Finally, in Italy, verbosity is greatly admired and more is definitely more! Using the most amount of words possible to describe a concept indicates wisdom and language skills, all of which suggest credibility. In negotiation, however, the more you say the more you give away. Silence can be the best form of counter-attack. Three seconds of silence in Italy can feel longer and more uncomfortable than fi ve seconds in the UK, and nine seconds in Japan.
Pyotr Sviridov from Russia
Preparation before a negotiation can get a little…heated. Despite the antiquated image of Russians as unsmiling and cold, emotion plays a very important role in Russian negotiations. Establishing an emotional connection between parties is as important as agreeing the commercial terms. Russians will ask themselves – “Can I trust you?”, “Are you the right person to talk to?”, and even, “Do I like you?” This inherent need to connect necessitates time given to the “preliminaries” of a negotiation. One common activity often called upon to contribute to a successful pre-negotiation period is meeting informally in a Russian “banya” or sauna. One of the main Moscow banyas markets itself as the ideal place for business meetings and chatting together in the baths is seen as the ultimate ice-breaker, as a neutral territory where both parties feel at ease (or at least the Russian ones do!).
The ‘creative’ negotiator is highly prized in Russia and creativity is hardwired into the genes of Russian negotiators. With the complexities of the law and volatile market conditions, Russians have evolved to find a way to get things done. They are ingenious, proactive and think laterally. They establish close personal connections. If you can do the same, you open up enormous opportunities.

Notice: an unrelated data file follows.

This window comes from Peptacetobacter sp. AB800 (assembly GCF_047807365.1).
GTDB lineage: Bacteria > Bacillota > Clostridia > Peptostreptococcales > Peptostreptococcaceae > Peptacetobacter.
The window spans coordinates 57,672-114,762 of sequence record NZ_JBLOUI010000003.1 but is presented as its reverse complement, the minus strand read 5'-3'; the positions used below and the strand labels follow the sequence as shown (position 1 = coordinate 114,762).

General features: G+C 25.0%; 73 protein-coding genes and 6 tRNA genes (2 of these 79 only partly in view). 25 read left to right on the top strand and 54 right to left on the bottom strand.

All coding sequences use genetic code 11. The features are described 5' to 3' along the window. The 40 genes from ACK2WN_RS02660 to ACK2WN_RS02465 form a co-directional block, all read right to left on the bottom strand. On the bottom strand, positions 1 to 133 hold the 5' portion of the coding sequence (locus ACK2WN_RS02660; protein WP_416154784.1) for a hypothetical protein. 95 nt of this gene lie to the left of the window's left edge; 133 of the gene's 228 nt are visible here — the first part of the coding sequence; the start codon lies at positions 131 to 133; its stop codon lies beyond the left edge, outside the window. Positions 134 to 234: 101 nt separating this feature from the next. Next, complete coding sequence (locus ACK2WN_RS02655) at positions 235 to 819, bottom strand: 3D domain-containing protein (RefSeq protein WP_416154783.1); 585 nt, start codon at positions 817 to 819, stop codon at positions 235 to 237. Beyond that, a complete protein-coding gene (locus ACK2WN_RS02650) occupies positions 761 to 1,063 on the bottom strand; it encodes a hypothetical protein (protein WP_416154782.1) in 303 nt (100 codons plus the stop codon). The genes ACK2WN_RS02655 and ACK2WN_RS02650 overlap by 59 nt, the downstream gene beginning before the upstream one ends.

Once the negotiation is underway several discomfiting tactics may be deployed. This can include invading personal space and confrontational behavior. If you are on the receiving end, it’s important to stand your ground. Be prepared and demonstrate a resolve to do so. This will help to ensure that your counterparty recognizes you as an equal.
Wai Lau writing for Hong Kong, China, Taiwan
Due to Hong Kong’s unique history, they are the closest to a “Western” negotiation style, but be aware that people in Hong Kong can be extremely blunt and will put things on the table with no qualms at all. Their determination and hardworking culture can come across as uncompromising.
Taiwan, just a short flight away and Western educated, is in contrast to Hong Kong, very relaxed. They have a slower pace of business and take time getting things done. China is a country of many faces. Your counterparty could have grown up in metropolitan China and have since done business all over the world. Or they could have been raised and still live in the rural provinces running a large agricultural joint venture. Despite these complexities, some general rules can apply to all:
» Understand the concept of life changing. China had one of the lowest literacy rates post World War II, but today ranks one of the highest in the world. The person you’re negotiating with could have personally experienced such dramatic change.